I will definitely not go out of my way to take part in the festival again, but I really did enjoy seeing some of the crafts on display as well as the lanterns.

 

 

Getting to LKF

 

Directions:

MTR to Central

Exit D2 and turn left, walk along  the road. Turn left into Theatre Lane, and up D’Aguilar Street.

MTR

The MTR generally runs to half past 12 at night and starts at half past 5 in the morning; so if you leave too late take a taxi or look for a green minibus at the bottom of the main street. (down the hill look to your left)

 

 

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Getting to Monkey Mountain from Mong Kok

 

We took the MTR from Yau Ma Tai to Cheung Sha Wan and then bus 72. You will need to take the Tseun Wan line (red line).

http://www.mtr.com.hk/archive/en/services/routemap.pdf

We got of at exit A3 but I would suggest taking exit A2 as you can see.

Cheung wan to the bus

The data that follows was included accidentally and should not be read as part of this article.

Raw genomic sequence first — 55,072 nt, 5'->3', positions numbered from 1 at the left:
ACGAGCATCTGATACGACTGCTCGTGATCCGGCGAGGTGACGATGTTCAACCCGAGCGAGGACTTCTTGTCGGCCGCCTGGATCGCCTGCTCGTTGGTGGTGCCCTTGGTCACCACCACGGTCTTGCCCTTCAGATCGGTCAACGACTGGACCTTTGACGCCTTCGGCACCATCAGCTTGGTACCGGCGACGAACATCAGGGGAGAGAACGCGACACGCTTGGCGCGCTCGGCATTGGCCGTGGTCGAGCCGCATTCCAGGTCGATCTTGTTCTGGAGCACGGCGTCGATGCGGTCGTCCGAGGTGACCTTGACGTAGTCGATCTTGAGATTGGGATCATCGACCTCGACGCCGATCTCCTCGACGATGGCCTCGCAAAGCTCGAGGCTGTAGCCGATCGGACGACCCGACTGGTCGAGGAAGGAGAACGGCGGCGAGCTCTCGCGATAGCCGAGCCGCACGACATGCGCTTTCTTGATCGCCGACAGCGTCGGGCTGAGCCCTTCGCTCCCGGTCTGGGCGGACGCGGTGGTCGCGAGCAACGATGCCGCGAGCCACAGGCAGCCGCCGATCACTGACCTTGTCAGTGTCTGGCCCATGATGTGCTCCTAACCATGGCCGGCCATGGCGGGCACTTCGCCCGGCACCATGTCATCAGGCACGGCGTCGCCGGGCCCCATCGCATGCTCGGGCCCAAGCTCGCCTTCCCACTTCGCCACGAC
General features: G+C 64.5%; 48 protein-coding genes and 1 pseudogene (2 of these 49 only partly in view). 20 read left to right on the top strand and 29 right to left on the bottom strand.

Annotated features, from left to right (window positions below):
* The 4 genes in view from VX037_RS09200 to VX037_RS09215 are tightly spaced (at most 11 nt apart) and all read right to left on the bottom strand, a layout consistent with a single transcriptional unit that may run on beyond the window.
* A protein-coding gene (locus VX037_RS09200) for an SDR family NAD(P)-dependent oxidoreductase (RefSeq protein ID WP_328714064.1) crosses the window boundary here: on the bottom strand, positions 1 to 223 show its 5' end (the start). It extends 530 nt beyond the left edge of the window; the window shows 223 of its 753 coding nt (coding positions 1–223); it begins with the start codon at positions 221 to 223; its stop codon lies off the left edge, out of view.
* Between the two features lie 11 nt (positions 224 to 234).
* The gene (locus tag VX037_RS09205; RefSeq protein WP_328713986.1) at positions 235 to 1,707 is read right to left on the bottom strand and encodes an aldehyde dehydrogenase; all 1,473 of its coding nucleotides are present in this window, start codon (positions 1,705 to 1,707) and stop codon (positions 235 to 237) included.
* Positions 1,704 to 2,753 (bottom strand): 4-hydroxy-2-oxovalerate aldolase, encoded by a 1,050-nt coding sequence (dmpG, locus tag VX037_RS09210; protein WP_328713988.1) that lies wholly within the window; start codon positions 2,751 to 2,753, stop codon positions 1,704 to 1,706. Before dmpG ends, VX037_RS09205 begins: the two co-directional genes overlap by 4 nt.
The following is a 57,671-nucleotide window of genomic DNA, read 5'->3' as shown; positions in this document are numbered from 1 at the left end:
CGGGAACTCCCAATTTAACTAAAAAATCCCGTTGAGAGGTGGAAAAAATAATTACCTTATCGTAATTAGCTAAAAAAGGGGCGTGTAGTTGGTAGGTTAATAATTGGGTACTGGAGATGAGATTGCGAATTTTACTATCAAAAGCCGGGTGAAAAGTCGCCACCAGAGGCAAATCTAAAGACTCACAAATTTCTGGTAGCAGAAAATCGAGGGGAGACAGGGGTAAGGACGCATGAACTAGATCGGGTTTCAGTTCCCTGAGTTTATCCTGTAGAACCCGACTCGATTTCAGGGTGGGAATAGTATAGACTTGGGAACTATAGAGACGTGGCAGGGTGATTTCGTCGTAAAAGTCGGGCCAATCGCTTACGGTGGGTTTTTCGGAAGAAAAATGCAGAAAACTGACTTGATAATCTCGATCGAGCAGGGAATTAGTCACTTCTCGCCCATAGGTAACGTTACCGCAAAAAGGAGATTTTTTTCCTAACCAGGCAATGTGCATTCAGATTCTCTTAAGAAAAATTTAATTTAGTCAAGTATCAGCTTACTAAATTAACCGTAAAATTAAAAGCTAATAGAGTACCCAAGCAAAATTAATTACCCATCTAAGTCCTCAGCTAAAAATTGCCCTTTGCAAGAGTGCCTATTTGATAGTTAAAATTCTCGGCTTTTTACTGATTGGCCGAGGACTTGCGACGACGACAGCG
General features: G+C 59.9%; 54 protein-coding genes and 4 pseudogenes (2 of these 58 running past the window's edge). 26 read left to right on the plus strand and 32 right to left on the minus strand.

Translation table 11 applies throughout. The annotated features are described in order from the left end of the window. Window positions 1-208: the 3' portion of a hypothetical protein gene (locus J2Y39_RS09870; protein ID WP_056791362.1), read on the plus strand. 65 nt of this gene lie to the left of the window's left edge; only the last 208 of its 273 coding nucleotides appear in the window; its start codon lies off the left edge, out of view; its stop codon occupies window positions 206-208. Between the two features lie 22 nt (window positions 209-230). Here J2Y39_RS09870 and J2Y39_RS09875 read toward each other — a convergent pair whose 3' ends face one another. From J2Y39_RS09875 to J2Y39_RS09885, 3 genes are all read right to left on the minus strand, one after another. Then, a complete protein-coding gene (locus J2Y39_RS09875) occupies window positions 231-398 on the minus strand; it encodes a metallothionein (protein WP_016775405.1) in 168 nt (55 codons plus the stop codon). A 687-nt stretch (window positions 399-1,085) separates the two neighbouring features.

By bus:

You can take bus 81 anywhere along Nathan Road from Jordan Road onwards. Check out the bus stops and look for the correct number. We got dropped off at the stop by Mong Kok Station. You may have to try out several bus stop before you find the one servicing 81.But make sure that you are on the correct side of the road! Bus 'map'

On the right is an image I took of the bus stop we were at. it shows where you are and which way the bus will go.

Get off at the Shek Lei Pui Reservoir stop just before the bridge. Check out the KMB website for further information.

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To reach the park from the road, follow the access road next to the toilet block. It will take you down to the southern end of Kowloon Reservoir from where you can join  one of the various smaller walks.                    IMG_1852 IMG_1843